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Why we hate to like Steve Jobs and like to hate Mark Zuckerberg
When Apple was floundering around in the early nineties and in danger of going under, they reached out in desperation to their exiled founder. Steve Jobs came to the rescue with enthusiasm, a wickedly honed design mandate and a succession of kick-ass products. We loved the story arc, from success to disgrace and back to success.
But was Steve getting too successful? Is an underdog still an underdog when he’s managed to out develop, out design and outsmart Microsoft? When he’s created entire new markets as well as new products? Despite ourselves, and our desire to take him down a notch or two, the answer is yes. Which is odd. The Apple-haters got their licks in with the iPhone 4 reception issue, but Steve came out okay. Maybe he wasn’t as contrite as we might have wished, but that might be the key.
The reception issue gave us all a chance to see Steve in crisis mode. His initial response was to blame his loyal followers. The gall! Even his apology was a kind of non-apology. He didn’t back down as much as turn slightly sideways. But he did admit that his company wasn’t perfect, and that they’d work their butts off to find a solution. He was able to make an audience that was out for blood actually laugh a few times. So, as much as we hate to admit it, we respect the guy. Sure, part of it’s grudging admiration, but it goes deeper than that. Steve learned humility when he was booted out of his own company. He showed balls by later saving it. And, from time to time, he shows that he is in possession of a fully-functioning sense of humor. We like all that. It makes him human.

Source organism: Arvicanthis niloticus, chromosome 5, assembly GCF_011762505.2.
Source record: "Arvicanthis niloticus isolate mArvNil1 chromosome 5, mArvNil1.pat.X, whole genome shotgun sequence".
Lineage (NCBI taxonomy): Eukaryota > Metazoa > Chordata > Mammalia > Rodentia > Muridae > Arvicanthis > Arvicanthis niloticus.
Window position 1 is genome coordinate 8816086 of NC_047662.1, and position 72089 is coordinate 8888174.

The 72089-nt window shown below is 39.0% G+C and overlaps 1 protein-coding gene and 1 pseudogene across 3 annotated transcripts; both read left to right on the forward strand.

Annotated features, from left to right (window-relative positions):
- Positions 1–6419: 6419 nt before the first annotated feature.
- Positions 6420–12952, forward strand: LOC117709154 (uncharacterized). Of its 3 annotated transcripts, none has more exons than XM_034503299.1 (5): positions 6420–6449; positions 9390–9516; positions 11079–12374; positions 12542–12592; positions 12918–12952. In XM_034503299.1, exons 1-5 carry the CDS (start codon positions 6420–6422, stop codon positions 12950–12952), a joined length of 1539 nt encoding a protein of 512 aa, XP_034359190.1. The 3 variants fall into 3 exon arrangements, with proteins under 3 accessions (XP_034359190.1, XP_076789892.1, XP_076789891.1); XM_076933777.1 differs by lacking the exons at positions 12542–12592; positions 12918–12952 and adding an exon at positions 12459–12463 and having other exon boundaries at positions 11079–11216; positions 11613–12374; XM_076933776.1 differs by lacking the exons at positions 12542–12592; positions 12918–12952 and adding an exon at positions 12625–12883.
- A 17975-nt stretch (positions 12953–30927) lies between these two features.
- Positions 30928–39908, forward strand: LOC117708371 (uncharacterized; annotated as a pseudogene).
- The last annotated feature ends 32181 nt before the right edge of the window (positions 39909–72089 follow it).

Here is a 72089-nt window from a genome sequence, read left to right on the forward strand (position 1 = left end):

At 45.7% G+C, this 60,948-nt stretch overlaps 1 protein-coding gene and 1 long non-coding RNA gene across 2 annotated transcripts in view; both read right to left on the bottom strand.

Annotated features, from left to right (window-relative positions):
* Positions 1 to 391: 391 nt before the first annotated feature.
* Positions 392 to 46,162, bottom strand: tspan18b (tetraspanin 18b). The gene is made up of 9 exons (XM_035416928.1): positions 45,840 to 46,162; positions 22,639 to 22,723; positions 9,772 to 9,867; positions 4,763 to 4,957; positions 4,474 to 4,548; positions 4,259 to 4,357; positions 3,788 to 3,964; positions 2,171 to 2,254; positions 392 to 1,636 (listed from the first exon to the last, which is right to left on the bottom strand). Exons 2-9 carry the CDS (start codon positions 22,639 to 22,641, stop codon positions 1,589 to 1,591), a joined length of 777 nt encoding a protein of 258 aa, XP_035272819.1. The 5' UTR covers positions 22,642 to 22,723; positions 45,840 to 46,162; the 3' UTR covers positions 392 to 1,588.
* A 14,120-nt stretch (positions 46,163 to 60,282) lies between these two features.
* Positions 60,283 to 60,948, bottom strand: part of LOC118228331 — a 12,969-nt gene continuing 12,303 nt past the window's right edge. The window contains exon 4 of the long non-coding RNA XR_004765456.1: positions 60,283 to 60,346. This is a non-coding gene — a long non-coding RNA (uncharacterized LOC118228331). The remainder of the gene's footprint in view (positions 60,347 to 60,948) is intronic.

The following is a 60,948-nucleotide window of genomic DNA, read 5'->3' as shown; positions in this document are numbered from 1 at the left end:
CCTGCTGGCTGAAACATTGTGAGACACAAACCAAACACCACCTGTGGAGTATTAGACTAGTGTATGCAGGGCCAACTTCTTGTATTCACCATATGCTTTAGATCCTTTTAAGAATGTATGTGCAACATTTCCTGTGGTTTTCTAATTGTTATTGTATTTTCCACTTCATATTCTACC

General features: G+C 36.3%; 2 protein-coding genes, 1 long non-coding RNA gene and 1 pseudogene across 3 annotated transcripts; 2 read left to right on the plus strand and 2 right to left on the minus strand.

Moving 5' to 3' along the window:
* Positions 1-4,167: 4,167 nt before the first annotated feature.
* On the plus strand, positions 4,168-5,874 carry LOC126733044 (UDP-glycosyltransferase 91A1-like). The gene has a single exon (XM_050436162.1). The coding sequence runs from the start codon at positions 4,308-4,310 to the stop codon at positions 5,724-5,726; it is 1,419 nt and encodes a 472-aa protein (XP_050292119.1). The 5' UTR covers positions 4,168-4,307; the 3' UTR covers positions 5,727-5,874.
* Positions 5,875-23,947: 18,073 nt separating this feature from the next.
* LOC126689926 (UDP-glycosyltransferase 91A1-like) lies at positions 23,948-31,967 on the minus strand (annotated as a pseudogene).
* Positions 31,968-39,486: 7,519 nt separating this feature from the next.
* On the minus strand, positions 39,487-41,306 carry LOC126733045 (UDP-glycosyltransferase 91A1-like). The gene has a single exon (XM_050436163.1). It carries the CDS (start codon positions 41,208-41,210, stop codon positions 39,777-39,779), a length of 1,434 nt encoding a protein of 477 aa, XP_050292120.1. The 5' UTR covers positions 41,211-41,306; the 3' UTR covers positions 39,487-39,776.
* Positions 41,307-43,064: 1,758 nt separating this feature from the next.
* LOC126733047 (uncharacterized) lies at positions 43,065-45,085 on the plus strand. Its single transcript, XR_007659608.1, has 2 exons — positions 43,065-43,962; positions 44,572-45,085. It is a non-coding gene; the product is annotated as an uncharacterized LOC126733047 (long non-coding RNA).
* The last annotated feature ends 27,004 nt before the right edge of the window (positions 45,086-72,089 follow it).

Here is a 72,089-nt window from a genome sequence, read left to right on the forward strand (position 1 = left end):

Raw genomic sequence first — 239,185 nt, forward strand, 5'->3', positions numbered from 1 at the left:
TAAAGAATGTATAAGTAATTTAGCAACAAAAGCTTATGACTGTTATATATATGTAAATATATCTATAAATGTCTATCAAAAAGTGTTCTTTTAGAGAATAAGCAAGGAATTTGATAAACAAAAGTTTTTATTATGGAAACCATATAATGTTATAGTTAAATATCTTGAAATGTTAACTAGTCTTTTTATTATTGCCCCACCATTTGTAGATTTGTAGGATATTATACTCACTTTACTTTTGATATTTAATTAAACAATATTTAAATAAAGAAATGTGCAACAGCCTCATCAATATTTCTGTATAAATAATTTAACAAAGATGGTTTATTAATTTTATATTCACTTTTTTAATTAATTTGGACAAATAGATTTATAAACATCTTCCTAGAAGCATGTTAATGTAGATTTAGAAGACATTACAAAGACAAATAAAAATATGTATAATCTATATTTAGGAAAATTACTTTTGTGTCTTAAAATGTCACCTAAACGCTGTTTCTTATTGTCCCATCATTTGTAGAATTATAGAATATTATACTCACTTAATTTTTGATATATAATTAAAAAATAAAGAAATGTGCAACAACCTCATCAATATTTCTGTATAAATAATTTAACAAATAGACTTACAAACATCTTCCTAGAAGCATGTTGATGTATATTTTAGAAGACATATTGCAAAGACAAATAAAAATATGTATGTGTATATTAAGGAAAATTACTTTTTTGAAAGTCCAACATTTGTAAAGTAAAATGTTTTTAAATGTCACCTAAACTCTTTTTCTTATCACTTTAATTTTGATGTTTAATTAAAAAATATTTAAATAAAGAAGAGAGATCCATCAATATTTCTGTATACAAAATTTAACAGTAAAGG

So what about Mark Zuckerberg? Here’s a young guy who’s also given us something to improve the quality of life – an amazing platform to stay connected, a truly global phenomenon embraced by everybody regardless of age, sex, social strata or religion (except Pakistan, who want to arrest the whole Facebook boy-band). It’s a great story, the multibillion-dollar empire coded-up in a dorm room at Harvard. Half a billion people use Facebook and almost a million developers around the world work on the applications that make it such a compelling site.
Wouldn’t the person who started with virtually nothing – just an idea, a PC and a cramped dorm room – and then created a positive-vibe juggernaut like Facebook be a shoe-in for Underdog of The Century? Maybe. Maybe if that person wasn’t Mark Zuckerberg.
Mark just doesn’t get much slack. The reason for this could be the nagging suspicion that, however unlikely, he might have co-opted someone else’s idea (http://www.mahalo.com/connectu). It could be the defensive and obstructive way he responds to criticism of Facebook. Perhaps it’s a fear that Facebook has all our secrets and that Zuckerberg is too young to control the monster he created. Or too young to be so successful.
It is probably a combination of all these factors, but the biggest reason we love to hate Mark Zuckerberg – and don’t laugh – could be that he never makes us laugh.
The guy has the personality of a soap dish. He seems to take no joy in what he has accomplished, and way too much pride. Mark Zuckerberg might need a dose of failure. Maybe he’ll need to experience what it’s like to be pushed out of your own company, to have to rebuild yourself and your self-esteem.
When it gets right down to it, we’re willing to overlook a whole host of shortcomings – as long as they’re offset by some humor and some humility. Maybe then we’ll hit the like button for Mark Zuckerberg.